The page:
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SPECIAL SECTION ON THE 2ND EUROPEAN FUEL CELL TECHNOLOGY AND APPLICATIONS CONFERENCE

Generic Real-Time Modeling of Solid Oxide Fuel Cell Hybrid Systems

[+] Author and Article Information
Francesco Ghigliazza, Alberto Traverso

Thermochemical Power Group, University of Genoa, 16145 Genova, Italy

Aristide F. Massardo

Thermochemical Power Group, University of Genoa, 16145 Genova, Italymassardo@unige.it

John Wingate

 Wingate Dynamics Limited, 11 Hazelton Rd., Bristol BS7 ER, UKjohn.wingate@rrfcs.com

Mario Ferrari

 Rolls-Royce Fuel Cell Systems Limited, Loughborough LE11 3GR, UK

J. Fuel Cell Sci. Technol 6(2), 021312 (Mar 09, 2009) (7 pages) doi:10.1115/1.3080553 History: Received January 29, 2008; Revised May 29, 2008; Published March 09, 2009

Real-time (RT) modeling is a recognized approach to monitor advanced systems and to improve control capabilities. Applications of RT models are commonly used in the automotive and aerospace fields. Starting from existing components and models developed in TRANSEO[REF] , a new approach, called the multipurpose RT approach, is developed for the solid oxide fuel cell hybrid system application. Original C-based models have been reprogrammed into embedded MATLAB functions for direct use within MATLAB-SIMULINK . Also, models in TRANSEO have been simplified to improve execution time. Using MATLAB ’s Real-Time Workshop application, the system model is able to be translated into an autogenerated C-code, and run as an application specific RT executable.

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Copyright © 2009 by American Society of Mechanical Engineers
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References

Figures

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Figure 1

TRANSEO versus multipurpose valve model results

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Figure 2

TRANSEO versus multipurpose pipe model results: mass flow (upper) and temperature (lower) behavior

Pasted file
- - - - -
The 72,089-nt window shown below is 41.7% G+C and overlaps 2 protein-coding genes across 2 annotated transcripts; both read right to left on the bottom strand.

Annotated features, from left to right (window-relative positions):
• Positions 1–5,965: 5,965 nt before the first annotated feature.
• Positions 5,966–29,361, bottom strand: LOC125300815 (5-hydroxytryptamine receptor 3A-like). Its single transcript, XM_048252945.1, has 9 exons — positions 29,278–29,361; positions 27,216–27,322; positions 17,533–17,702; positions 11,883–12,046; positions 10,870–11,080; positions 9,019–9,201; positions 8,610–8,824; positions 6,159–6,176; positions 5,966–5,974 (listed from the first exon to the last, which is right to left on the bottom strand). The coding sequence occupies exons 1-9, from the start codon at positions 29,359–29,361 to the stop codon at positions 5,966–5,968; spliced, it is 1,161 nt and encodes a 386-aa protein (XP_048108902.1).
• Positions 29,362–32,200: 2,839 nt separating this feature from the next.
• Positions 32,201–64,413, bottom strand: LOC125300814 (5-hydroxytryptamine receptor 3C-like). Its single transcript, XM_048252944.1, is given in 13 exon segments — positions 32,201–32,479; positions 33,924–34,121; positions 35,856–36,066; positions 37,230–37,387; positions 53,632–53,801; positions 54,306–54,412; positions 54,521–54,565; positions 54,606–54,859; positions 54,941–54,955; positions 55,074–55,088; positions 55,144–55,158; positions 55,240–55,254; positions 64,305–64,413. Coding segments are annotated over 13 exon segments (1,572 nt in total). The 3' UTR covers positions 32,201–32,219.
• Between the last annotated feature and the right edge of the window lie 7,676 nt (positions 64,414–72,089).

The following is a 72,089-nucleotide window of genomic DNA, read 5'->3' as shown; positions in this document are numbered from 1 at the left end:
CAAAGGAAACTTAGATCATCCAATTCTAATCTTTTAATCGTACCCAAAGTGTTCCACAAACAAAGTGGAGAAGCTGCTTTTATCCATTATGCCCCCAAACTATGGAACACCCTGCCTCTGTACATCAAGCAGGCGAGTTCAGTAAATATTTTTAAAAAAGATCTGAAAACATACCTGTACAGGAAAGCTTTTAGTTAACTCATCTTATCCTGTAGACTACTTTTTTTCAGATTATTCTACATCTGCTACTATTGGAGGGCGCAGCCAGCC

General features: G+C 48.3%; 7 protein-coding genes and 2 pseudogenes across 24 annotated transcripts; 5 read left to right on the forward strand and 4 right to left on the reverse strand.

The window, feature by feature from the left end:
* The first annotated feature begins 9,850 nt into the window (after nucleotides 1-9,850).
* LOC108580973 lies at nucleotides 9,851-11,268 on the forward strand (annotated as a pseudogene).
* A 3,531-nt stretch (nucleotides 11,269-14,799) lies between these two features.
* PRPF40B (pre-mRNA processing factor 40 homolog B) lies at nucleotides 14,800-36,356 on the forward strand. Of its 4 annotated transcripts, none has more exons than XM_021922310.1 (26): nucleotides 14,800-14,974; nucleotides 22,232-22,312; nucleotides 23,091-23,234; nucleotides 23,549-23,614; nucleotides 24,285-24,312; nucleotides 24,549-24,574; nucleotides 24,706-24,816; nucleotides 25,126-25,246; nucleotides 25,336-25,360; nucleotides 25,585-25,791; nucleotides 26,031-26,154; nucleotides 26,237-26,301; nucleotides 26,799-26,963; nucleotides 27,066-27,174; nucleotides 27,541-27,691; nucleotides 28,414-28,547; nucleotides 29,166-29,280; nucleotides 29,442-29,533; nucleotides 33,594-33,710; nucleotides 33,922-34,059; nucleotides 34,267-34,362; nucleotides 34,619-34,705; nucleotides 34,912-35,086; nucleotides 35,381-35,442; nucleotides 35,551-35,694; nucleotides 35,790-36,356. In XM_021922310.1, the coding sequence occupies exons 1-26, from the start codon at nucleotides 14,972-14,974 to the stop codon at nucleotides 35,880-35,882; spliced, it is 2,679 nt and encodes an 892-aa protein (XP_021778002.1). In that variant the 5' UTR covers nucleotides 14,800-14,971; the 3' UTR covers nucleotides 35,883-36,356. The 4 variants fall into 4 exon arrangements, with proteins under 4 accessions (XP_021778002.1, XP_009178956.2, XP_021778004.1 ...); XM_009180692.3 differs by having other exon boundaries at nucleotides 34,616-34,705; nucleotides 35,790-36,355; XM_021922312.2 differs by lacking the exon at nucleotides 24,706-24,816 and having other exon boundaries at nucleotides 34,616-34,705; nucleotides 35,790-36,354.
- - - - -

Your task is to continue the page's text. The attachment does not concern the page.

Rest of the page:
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Figure 3

TRANSEO versus multipurpose ejector model results

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Figure 4

RRFCS hybrid system cycle (Courtesy of RRFCS) (10-11)

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Figure 5

Initial comparison of on-design conditions

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Figure 6

Final comparison of on-design conditions

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Figure 7

Comparison of high pressure shaft rotational speed values in open-loop configuration

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Figure 8

Comparison of high pressure compressor delivery pressure in open-loop configuration

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Figure 9

Comparison of high pressure turbine TIT in open-loop configuration

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Figure 10

Comparison of off-gas burner outlet temperature in open-loop configuration

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Figure 11

Layout of the test rig/model used for validation (Courtesy of RRFCS)

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Figure 12

Validation of SUC outlet temperature

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Figure 13

Validation of ejector outlet temperature

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Figure 14

Validation of stack outlet temperature

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